‘The Pacific and the Indian Oceans are now bringing about a dynamic coupling as seas of freedom and of prosperity’. With those words Shinzo Abe, now re-elected prime minister of Japan, launched into an historic address to the Indian Parliament in August 2007. A ‘broader Asia’, he said … ‘is now beginning to take on a distinct form. Our two countries have the ability – and the responsibility – to ensure that it broadens yet further and to nurture and enrich these seas to become seas of clearest transparence.’
To an audience that had not yet absorbed the full import of the historic shift that Abe was seeking in Japan’s relations with India, he added: ‘This is the message I wish to deliver directly today to the one billion people of India. That is why I stand before you now in the Central Hall of the highest chamber, to speak with you, the people’s representatives of India.’
Shinzo Abe is not just another prime minister in a country where prime ministers come by the dozen. He has pedigree and has acquired courage and a vision. And over the weekend he has also won a massive and historic verdict in favour of his Liberal Democratic Party (LDP).
By Suvi Dogra, Research and Liaison Officer, Geo-economics and Strategy Programme
Australian Prime Minister Julia Gillard’s first state visit to India last week resulted in an agreement to launch a nuclear-energy pact and a renewed commitment to bilateral trade, along with plans for other areas of increased cooperation. While there may be some challenges ahead, the agreements signify something of a watershed in the two countries’ relationship.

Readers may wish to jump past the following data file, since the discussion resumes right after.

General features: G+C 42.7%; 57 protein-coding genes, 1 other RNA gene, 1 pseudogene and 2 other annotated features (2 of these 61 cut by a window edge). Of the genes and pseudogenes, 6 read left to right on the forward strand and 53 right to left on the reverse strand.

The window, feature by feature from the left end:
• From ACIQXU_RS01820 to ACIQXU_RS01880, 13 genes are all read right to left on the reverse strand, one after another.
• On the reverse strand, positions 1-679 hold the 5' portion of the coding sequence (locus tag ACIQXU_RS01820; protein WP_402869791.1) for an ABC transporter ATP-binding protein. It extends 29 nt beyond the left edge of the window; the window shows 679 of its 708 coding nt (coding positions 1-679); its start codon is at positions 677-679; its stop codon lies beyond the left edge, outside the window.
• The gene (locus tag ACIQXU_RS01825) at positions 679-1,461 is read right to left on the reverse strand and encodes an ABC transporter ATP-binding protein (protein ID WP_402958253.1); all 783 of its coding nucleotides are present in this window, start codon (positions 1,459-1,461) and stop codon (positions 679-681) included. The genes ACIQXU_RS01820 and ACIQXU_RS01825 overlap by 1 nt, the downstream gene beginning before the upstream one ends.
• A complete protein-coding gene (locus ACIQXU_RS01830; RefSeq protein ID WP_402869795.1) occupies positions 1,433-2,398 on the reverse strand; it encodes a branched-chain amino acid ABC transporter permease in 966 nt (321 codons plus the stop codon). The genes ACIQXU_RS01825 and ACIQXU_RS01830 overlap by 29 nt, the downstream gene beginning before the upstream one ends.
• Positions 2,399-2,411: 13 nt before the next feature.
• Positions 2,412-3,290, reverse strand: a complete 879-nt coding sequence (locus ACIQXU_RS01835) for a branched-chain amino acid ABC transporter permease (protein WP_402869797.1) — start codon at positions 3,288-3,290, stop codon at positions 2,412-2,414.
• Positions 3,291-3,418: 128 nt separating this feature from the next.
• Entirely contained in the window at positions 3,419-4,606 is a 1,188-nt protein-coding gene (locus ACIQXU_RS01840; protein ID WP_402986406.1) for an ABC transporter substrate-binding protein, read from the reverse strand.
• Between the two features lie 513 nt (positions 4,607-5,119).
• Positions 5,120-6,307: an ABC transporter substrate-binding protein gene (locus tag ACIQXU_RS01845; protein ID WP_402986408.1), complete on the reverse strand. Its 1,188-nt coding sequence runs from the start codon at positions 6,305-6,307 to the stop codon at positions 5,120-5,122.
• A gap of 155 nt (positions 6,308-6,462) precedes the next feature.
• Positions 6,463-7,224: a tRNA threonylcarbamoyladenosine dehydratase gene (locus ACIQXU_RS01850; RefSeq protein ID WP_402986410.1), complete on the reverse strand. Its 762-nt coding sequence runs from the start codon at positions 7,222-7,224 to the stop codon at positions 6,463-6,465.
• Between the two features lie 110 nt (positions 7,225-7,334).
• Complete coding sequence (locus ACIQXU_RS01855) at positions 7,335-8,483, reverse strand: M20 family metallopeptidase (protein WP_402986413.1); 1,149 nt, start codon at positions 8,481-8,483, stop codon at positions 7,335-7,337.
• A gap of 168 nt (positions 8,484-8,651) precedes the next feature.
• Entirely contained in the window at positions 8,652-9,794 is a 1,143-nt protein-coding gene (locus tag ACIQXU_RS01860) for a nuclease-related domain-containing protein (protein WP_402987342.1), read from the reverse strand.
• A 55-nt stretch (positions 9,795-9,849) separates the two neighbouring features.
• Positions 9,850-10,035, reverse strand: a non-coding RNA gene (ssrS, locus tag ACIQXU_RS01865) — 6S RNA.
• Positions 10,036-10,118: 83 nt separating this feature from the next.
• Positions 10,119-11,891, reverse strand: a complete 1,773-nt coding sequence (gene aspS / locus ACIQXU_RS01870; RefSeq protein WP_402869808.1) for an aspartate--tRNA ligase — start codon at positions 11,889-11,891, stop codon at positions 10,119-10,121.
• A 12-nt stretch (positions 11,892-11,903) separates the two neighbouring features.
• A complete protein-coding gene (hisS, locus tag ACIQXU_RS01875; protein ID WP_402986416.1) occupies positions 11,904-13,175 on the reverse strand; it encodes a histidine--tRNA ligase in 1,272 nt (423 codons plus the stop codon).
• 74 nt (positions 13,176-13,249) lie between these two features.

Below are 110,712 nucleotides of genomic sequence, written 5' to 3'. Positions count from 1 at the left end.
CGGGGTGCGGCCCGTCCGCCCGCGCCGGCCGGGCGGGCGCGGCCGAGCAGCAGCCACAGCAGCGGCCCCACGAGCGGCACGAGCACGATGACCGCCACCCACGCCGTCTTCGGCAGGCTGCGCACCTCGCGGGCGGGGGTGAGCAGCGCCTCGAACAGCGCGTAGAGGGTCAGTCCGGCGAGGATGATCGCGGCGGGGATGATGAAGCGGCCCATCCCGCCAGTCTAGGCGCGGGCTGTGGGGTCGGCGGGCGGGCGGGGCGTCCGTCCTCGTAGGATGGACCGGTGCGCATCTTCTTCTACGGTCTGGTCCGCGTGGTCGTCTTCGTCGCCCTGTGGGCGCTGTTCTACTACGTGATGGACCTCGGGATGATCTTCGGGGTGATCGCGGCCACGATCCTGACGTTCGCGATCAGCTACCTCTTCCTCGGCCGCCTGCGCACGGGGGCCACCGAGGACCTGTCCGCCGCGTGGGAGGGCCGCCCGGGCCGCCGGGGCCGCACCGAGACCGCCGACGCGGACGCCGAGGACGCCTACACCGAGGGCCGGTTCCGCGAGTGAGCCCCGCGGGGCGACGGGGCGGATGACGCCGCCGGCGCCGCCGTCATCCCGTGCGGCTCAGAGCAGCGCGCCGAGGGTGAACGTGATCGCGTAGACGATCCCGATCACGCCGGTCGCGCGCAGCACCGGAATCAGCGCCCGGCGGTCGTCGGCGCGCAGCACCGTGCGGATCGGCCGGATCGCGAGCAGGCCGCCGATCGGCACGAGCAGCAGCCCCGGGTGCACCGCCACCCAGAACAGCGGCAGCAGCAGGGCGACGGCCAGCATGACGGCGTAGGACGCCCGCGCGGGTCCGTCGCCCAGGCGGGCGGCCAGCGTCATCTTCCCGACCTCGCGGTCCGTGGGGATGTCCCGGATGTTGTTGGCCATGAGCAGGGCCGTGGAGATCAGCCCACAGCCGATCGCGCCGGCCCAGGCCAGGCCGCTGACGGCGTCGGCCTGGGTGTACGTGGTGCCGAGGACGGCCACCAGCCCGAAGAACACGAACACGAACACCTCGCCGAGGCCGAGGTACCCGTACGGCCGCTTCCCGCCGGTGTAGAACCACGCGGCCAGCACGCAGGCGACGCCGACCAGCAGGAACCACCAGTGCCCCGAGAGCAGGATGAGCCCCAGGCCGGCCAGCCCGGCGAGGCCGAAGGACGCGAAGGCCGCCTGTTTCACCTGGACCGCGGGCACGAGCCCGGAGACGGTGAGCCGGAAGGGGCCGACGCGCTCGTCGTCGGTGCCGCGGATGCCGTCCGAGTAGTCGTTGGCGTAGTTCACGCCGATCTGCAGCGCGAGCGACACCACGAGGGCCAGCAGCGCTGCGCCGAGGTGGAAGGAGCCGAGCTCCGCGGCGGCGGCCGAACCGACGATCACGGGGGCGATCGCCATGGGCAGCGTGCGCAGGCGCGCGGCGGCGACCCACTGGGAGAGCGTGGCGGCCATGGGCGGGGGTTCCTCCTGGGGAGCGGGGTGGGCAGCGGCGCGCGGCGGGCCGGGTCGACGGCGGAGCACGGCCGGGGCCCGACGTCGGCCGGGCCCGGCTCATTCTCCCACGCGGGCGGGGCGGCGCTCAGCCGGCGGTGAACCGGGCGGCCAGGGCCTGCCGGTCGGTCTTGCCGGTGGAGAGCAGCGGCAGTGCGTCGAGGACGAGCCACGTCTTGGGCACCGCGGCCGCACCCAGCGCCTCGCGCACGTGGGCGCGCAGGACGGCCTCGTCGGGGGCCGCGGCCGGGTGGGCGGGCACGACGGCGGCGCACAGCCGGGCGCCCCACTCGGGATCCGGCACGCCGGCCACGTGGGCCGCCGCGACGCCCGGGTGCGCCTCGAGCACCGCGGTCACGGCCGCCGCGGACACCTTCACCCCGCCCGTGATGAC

A key outcome of Gillard’s 15-17 October visit was that she and her Indian counterpart, Manmohan Singh, agreed to launch negotiations for an Agreement on Civil Nuclear Energy Cooperation. Closer cooperation on nuclear energy under this agreement would also make provisions to allow Australia to export uranium to India – a significant development for both their trade and foreign policy relationship.
Sanjaya Baru, the director of the IISS’s geo-economics and strategy programme, has a new opinion piece in the Hindu, in which he ruminates on the economic philosophy of his former boss, the Indian Prime Minister Manmohan Singh. Of course, this is much more than idle theory, as Singh stewards a nation of 1.2 billion people with an economy fast approaching US$2 trillion a year.
India has witnessed phenomenal economic growth in the past decade. Its GDP reached 1 trillion in dollar terms in 2007-08, and has nearly doubled since. Looking at this and his government’s policies, many consider Singh a ‘neo-liberal’.
Yet, Baru argues, that is to totally misconstrue the Indian premier’s position.
‘The clue to Dr. Singh’s thinking on economic policy’, he says, ‘lies in the lasting intellectual impact of Keynes and his disciples on him.’ The crucial point, argues Baru, is that Keynes himself was a liberal who preferred what his biographer Robert Skidelsky later termed ‘the middle way’. ‘Manmohan Singh too is a liberal, centrist Keynesian walking the “middle way”,’ Baru insists.
Singh’s second term in office has seen a decline in investment rates ‘largely on account of the government’s own acts of omission and commission. Quite understandably, therefore, the focus has again shifted to stimulating investment.’
Nevertheless, Baru concludes: ‘India remains one of the world’s faster growing economies and there is no reason why it should not become the fastest growing one before Dr. Singh’s term is over.’